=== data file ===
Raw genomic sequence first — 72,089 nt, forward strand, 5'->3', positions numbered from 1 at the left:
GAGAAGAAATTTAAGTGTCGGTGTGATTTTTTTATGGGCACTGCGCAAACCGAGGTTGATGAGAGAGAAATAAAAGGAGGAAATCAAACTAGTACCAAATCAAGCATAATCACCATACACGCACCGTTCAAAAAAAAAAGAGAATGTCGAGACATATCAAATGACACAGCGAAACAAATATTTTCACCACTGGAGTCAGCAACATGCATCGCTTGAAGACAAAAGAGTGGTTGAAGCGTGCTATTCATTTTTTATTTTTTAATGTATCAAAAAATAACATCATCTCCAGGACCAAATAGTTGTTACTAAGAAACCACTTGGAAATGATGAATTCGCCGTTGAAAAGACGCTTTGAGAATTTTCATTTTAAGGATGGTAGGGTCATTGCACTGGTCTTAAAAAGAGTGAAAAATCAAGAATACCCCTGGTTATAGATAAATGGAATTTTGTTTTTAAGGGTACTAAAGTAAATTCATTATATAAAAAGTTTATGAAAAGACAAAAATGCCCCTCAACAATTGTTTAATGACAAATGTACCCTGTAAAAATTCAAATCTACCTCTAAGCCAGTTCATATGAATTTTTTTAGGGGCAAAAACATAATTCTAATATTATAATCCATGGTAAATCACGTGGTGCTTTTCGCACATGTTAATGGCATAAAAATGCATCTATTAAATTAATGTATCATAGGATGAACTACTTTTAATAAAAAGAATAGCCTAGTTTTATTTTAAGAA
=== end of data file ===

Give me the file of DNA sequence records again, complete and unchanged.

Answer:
Raw genomic sequence first — 72,089 nt, forward strand, 5'->3', positions numbered from 1 at the left:
GAGAAGAAATTTAAGTGTCGGTGTGATTTTTTTATGGGCACTGCGCAAACCGAGGTTGATGAGAGAGAAATAAAAGGAGGAAATCAAACTAGTACCAAATCAAGCATAATCACCATACACGCACCGTTCAAAAAAAAAAGAGAATGTCGAGACATATCAAATGACACAGCGAAACAAATATTTTCACCACTGGAGTCAGCAACATGCATCGCTTGAAGACAAAAGAGTGGTTGAAGCGTGCTATTCATTTTTTATTTTTTAATGTATCAAAAAATAACATCATCTCCAGGACCAAATAGTTGTTACTAAGAAACCACTTGGAAATGATGAATTCGCCGTTGAAAAGACGCTTTGAGAATTTTCATTTTAAGGATGGTAGGGTCATTGCACTGGTCTTAAAAAGAGTGAAAAATCAAGAATACCCCTGGTTATAGATAAATGGAATTTTGTTTTTAAGGGTACTAAAGTAAATTCATTATATAAAAAGTTTATGAAAAGACAAAAATGCCCCTCAACAATTGTTTAATGACAAATGTACCCTGTAAAAATTCAAATCTACCTCTAAGCCAGTTCATATGAATTTTTTTAGGGGCAAAAACATAATTCTAATATTATAATCCATGGTAAATCACGTGGTGCTTTTCGCACATGTTAATGGCATAAAAATGCATCTATTAAATTAATGTATCATAGGATGAACTACTTTTAATAAAAAGAATAGCCTAGTTTTATTTTAAGAA